Another embodiment of the present invention as seen in FIG. 10, Local Area Network (LAN) is a removable connect 212. Within LAN removable connect 212, the conventional circuitry for an LAN electronic device is provided. Connection of LAN removable connect 212 to PCB 20 is either through a multiple-pin socket 214 or through runners 172 or a combination of both.

FIG. 11 is another embodiment of the present invention wherein a removable connect jack 312 has a multiple-pin socket 314 disposed at one end thereof and a sliding-gate aperture 90 comprising a sliding gate 92. Connection of removable connect jack 313 to PCB 20 is either through a multiple-pin socket 214 or through runners 172 or a combination of both.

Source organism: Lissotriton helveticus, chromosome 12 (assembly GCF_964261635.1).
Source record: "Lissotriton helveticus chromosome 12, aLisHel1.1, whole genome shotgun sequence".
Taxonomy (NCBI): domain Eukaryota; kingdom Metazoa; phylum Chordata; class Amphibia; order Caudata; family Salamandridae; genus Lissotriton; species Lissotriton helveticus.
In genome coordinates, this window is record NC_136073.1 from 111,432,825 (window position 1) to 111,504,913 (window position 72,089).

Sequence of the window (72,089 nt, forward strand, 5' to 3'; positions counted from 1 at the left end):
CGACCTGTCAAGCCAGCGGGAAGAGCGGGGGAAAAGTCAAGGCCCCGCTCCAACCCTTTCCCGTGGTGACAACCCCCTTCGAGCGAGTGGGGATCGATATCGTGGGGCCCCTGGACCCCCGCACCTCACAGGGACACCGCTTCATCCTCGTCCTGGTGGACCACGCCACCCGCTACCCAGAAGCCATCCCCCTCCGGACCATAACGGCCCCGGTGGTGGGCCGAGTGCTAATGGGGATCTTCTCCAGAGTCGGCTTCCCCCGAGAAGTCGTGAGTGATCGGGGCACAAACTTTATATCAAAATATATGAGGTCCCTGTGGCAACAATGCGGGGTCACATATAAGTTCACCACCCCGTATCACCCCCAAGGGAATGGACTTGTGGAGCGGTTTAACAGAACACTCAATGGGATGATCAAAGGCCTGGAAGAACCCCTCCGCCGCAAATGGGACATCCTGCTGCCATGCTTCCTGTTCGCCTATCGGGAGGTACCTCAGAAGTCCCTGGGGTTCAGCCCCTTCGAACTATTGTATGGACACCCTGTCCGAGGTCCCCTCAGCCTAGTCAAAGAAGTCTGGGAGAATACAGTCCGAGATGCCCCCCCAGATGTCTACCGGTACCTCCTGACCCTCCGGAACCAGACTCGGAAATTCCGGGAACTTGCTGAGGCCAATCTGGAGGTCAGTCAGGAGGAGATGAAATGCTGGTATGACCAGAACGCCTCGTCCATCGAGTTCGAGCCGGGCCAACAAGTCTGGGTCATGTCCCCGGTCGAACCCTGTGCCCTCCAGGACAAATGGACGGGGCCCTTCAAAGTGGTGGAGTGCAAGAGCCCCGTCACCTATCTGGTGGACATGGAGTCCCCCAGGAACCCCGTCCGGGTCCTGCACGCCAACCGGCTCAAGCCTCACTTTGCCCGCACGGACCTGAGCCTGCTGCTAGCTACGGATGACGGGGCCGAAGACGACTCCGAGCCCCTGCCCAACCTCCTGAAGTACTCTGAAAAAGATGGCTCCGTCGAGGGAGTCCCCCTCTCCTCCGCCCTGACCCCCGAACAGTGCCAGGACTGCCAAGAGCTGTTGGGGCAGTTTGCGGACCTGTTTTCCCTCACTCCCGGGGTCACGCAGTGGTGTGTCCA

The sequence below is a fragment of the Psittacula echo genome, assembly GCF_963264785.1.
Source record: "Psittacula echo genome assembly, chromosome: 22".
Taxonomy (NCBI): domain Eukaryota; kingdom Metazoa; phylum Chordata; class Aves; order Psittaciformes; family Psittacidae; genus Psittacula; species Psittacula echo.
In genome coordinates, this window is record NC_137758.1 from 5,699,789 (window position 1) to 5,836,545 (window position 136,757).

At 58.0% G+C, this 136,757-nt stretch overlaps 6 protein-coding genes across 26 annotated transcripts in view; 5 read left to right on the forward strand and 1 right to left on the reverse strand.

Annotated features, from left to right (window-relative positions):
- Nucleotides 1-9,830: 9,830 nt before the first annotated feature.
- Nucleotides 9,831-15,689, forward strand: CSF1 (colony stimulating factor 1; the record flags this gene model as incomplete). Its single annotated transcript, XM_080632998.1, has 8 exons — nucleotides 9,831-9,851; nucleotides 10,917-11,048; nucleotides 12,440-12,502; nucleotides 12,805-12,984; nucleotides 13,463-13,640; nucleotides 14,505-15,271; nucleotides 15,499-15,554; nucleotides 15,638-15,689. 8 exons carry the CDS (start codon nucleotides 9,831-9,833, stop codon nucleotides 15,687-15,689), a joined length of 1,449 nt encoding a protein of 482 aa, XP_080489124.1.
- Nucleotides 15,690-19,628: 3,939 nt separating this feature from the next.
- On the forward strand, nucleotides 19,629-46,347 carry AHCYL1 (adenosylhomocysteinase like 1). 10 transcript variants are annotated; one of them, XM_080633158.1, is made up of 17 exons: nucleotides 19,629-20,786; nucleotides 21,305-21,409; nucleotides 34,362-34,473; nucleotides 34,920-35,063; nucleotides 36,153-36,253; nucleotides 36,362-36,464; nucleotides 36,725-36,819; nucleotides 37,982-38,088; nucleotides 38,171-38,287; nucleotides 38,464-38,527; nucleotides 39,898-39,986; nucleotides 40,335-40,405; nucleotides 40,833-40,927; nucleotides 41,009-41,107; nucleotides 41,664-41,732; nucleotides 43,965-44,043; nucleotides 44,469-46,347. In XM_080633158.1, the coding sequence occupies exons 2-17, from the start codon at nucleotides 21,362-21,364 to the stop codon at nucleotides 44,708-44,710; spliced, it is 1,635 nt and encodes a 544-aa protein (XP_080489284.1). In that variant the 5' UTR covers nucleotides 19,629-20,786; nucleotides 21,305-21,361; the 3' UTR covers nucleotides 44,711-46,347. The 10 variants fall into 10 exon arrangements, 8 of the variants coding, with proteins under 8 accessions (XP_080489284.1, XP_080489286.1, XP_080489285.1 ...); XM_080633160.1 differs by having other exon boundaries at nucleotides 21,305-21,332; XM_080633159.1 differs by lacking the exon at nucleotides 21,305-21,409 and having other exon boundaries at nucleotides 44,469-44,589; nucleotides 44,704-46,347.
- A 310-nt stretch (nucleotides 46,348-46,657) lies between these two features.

Another embodiment of the present invention is illustrated in FIG. 12 as a coaxial cable removable connect 412. Another embodiment of the present invention is illustrated in FIG. 13 as a camcorder 46 that has jack 18 illustrated as an RJ-11 or RJ-45 jack that is insertable and provided in "popout" configuration. Connection of coaxial cable removable connector 412 to PCB 20 is either through a multiple-pin socket 214 or through runners 172 or a combination of both.